In fact, historical connotations aside, In Utero
is undoubtedly Nirvana’s weakest studio album, raising the perennial question of whether Cobain’s untimely departure was not for the best. While the attempts at maturity and experimentation are undoubtedly commendable, the songwriting as a whole is several notches below what the group had presented on Nevermind
, or even their debut, Bleach
. The second half of the album, in particular, suffers horribly from a surplus of filler, and while there are a few gems to be found in these 45 minutes, they tend to be brought down a notch by the less interesting tracks, making for an overall underwhelming package.
Not that the group were not trying, though. In Utero
is an incredibly personal album, a sort of catalyst for Cobain to purge his inner demons in the form of loud, brash riffs and tortured, screeched vocals. As noted, the frontman’s lyrics are at their most personal in this one, with no less than two songs being love letters to wife Courtney Love, and most of the others dealing with sensitive issues for Cobain, such as his relationship with his father (Serve The Servants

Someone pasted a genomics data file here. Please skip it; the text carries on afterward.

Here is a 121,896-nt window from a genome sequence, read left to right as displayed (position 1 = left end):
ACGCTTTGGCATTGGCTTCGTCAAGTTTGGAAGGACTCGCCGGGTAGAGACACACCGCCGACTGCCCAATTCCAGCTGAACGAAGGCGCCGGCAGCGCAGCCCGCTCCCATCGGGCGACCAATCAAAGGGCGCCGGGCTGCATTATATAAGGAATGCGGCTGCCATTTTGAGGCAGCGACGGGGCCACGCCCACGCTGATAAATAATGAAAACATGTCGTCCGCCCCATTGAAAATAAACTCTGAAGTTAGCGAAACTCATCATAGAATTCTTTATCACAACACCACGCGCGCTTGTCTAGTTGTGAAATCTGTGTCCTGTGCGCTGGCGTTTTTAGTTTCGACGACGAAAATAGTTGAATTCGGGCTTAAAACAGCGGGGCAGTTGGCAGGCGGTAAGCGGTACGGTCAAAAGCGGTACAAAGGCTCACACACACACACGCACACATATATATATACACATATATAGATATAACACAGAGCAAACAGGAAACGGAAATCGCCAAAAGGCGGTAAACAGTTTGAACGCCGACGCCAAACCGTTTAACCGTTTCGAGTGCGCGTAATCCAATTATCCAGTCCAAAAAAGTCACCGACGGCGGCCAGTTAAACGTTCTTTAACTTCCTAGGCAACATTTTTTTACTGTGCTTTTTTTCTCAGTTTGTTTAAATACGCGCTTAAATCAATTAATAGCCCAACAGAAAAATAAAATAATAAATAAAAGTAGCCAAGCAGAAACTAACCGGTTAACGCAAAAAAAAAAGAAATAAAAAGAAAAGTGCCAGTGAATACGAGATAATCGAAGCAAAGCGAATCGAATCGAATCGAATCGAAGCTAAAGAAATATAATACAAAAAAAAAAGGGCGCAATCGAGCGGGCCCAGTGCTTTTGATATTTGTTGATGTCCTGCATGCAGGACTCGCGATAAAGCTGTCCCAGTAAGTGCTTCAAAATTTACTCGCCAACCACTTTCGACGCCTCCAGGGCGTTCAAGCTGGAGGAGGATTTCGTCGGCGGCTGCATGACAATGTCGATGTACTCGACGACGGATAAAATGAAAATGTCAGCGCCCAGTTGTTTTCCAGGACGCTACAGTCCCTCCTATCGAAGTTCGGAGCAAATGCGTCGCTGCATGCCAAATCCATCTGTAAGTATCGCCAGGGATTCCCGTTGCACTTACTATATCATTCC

), his disdain for his own celebrity status (Radio Friendly Unit Shifter
) or his escape into chemical bliss (Dumb
, Pennyroyal Tea
). Unfortunately, the musical side of things leaves a lot to be desired, preventing these songs from being the haunting psychoanalytical tool they might otherwise have been.
Early on, things do seem promising. The first few songs have catchy hooks and interesting riffs, the sort Cobain had gotten listeners used to with the band’s previous releases. Serve The Servants
, Rape Me
and Heart Shaped Box
are all very strong numbers, with the latter two asserting themselves as the first two standouts of the album. Similarly, Dumb
is perhaps the best song on the album, with the addition of a cello proving crucial in heightening the track’s melancholy ambiance. However, even this early, the presence of filler already makes itself felt, with Scentless Apprentice
wasting a great, surprisingly modern-metallic riff on an overall uninteresting track, and Frances Farmer Will Have Her Revenge On Seattle